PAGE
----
What is “Extra Virgin Coconut Oil?
The term “extra virgin” is likely inspired by the olive oil industry, and is meaninngless when it comes to coconut oil; it’s marketing hype at its extra finest. Is our coconut oil organic? Coconut farming is organic by nature. Coconut growing and harvesting remains the domain of farmers who operate with an average of about 3 hectares each, which means that the vast majority of farmers do not use pesticides, herbicides, or chemical fertilizers. Put another way, we feel that paying for organic certification on our coconut oil is unnecessary and would only serve to increase the price. Plus, organic certification agencies do not distinguish between coconut oil that is made using fresh coconut, and oil that is made using dried coconut (copra). These agencies also allow for use of chemical solvents under certification rules. So a number of brands of coconut oil that are marketed as “organic” coconut oil are made with copra and chemical solvents. We do not pay for organic certification on our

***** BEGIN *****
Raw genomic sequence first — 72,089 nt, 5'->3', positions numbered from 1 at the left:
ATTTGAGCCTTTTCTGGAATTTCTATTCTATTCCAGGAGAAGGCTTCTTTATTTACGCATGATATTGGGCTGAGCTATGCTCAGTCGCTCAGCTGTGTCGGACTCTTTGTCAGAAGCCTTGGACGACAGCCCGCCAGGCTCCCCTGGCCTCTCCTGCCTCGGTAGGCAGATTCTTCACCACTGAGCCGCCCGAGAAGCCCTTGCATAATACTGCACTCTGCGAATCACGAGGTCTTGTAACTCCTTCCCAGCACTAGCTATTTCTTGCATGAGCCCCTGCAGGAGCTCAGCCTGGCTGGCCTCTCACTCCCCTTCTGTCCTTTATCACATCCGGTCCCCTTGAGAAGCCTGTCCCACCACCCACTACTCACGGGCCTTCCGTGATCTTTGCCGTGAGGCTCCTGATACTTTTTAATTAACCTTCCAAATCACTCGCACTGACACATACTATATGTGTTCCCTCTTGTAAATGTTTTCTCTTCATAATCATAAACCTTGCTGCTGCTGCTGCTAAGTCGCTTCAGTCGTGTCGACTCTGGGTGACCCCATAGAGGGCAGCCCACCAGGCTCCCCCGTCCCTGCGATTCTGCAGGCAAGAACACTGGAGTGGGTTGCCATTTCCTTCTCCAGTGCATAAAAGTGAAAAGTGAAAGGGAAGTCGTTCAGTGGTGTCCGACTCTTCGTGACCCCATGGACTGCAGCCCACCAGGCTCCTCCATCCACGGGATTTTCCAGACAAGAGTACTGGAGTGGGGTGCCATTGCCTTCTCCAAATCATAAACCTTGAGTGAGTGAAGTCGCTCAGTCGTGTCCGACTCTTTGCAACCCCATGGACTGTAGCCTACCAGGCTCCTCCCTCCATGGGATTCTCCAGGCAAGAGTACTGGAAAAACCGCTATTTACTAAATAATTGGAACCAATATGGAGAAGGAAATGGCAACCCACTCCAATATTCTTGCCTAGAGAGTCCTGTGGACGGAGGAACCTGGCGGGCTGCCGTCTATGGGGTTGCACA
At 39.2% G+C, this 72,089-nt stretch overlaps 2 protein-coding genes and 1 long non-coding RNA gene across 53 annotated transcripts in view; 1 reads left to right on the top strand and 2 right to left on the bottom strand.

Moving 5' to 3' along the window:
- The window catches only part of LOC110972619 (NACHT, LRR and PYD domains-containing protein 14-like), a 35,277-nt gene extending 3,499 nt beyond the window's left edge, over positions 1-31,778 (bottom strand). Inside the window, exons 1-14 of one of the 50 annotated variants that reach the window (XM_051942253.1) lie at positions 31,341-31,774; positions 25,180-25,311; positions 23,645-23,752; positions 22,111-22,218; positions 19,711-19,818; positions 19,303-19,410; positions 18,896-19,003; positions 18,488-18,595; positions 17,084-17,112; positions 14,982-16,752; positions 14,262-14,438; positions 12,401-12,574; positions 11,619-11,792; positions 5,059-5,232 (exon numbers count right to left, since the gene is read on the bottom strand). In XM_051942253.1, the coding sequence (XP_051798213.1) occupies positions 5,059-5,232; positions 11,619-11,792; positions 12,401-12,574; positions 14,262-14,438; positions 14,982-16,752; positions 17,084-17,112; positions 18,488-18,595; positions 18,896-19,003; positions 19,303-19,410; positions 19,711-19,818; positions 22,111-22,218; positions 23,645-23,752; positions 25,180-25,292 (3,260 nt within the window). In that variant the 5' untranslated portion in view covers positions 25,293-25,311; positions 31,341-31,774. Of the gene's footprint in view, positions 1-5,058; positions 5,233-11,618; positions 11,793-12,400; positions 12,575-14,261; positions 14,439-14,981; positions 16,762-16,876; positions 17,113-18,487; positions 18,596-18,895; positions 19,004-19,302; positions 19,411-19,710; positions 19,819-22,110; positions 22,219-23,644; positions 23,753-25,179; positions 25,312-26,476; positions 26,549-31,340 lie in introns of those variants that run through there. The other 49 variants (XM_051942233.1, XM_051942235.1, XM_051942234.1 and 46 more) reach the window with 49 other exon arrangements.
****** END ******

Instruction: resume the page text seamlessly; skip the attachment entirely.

Some retailers and manufacturers of Virgin Coconut Oils, referring to one of the processes mentioned above, call their coconut oil “Extra Virgin Coconut Oil.” But there are no other processes used to make coconut oil other than the ones mentioned above, so this classification is simply arbitrary. There is no official classification or difference between “virgin” and “extra virgin” as there is in the olive oil industry, since the two oils are completely different in fatty acid composition, harvesting procedures, and terminology. Virgin Coconut Oil and Heat There have been many claims made recently on the Internet that there are Virgin Coconut oils in the market that are processed without heat, and that these coconut oils are somehow superior to coconut oils that use some heat in the processing. Do these claims have any merit? Mt. Banahaw Health Products and Tropical Traditions has thoroughly researched this topic, and following are the results.